Reviewed by: Smoko Henderson
While an immersive, collaborative performance piece is usually the kind of thing you would find at The Blue Room Theatre, PICA, Fringe World, or City of Perth Festival, you may have overlooked a fantastic play sprawling all around us.
We, the tax-payers, are ticket-holders. Behold the post-Brechtian Renaissance.
Enter $50 Billion Dollars for Twelve Submarines, the mysterious anti-hero of our play.
In a joint agreement between the Australian and French defence ministries, respectively, French Company Naval Group will be responsible for building 12 submarines for Australia. This was decided in 2016/17. It is going to cost fifty billion dollars, but we can’t afford good welfare. Australia is a complex character like that, engaging the audience.
But, like all interesting characters, there is a catch to French buddy Naval Group – not long ago, Naval Group had an entirely different name, a different past life: Naval Group once went by the name DCNS.
The audience quickly finds out this isn’t all about Naval Group: there is a dangerous ex-lover in the background.
While the French Government owns a large stake of Naval Group, formerly DCNS, making it partially a French state annexure, there is another international weapons manufacturer and logistics company, Thales Group, who own 35% of Naval Group.
Thales Group is a bit of a bad boy. Maybe a bit too bad. Or maybe – bad enough to persuade.
Was Australia prepared for this extra weight? Naval Group seemed so carefree, fun – but quickly, we, the audience, go along with Australia, the turbulent privacy hearings, and we learn about the unsavoury, dark element to Thales Group.
We are left emotionally confused, feelings of betrayal, intrigue – what else is Thales Group involved in?
Because you see, Thales Group does a bit of globetrotting, and right now, they’re in a bit of trouble in France for alleged bribery corruption in Brazil.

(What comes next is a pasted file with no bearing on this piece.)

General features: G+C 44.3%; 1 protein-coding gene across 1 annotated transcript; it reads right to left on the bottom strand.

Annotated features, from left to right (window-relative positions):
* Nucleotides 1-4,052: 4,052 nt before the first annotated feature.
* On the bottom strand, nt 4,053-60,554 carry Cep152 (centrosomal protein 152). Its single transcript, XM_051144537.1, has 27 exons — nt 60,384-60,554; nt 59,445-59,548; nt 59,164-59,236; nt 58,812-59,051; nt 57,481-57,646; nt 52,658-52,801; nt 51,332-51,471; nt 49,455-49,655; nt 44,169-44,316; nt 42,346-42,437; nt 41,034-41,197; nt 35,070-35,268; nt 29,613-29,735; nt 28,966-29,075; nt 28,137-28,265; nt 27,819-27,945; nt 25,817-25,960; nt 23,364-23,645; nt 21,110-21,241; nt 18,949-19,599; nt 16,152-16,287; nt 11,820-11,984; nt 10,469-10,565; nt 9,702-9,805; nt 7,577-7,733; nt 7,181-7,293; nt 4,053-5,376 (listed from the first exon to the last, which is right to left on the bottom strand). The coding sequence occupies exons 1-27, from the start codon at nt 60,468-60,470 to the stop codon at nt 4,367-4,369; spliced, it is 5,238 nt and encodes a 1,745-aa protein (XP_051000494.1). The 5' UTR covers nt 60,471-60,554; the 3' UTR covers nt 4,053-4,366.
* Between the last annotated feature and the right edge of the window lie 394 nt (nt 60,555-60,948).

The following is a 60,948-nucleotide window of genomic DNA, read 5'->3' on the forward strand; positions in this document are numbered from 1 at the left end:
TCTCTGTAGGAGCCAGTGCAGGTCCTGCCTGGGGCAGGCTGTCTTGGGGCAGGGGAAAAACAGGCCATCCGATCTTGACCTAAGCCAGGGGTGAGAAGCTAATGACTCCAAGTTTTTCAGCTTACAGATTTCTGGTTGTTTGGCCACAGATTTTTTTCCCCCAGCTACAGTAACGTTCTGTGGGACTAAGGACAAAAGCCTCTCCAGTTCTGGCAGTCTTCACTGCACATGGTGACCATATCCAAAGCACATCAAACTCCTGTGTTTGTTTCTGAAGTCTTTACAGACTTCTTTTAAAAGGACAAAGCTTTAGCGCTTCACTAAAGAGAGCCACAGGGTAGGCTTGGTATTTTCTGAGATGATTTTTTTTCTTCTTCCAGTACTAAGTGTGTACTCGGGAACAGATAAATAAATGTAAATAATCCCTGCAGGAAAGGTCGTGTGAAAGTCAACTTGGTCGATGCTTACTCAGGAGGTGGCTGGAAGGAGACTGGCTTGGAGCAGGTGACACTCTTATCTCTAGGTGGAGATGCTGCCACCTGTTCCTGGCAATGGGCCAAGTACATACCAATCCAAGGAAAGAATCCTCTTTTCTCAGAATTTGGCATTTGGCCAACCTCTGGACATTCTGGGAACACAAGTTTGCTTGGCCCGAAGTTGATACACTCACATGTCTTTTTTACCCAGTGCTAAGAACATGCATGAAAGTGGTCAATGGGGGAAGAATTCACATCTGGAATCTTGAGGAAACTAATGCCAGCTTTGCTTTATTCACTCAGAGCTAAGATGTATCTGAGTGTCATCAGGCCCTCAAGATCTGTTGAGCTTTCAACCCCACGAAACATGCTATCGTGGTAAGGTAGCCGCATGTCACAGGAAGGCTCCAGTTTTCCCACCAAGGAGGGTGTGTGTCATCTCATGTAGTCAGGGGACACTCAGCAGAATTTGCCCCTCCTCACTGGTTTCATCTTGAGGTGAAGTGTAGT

The only problem is – they’re alleged to have bribed ministers over submarine contracts.
Rotunda reached out to the International Consortium for Investigative Journalists for comment. A spokesperson said: “it definitely seems like something.”
And then they stopped replying to our e-mails.
So, what we know:
- Naval Group is partially owned by Thales Group
- We are paying $50 billion for Naval Group’s submarines
- Thales Group are under investigation in France for submarine contract corruption
- Thales Group was black-listed by the World Bank in 2004, for corruption in Cambodia
The news throws Australia into a spin. Who can Australia trust, now?
Australia, growing increasingly alarmed, takes a look into the local shipbuilding industry, then to Austal, then to the Australian weapons manufacturing industry, Lithgow Arms, which is also owned by Thales Group.
And, speaking of Austal – is Thales cheating on Naval Group, right in front of Australia’s face, with Australia’s shipbuilding industry Austal?
This is too many love triangles to count!
This play centres around a classic trope: a large sum of money, desired by multiple parties of questionable repute. The audience is left guessing which characters will and won’t act within the law. But it is the execution with which the directors have perfected this delicate, intimate affair, that truly brings the positivity in this review forward.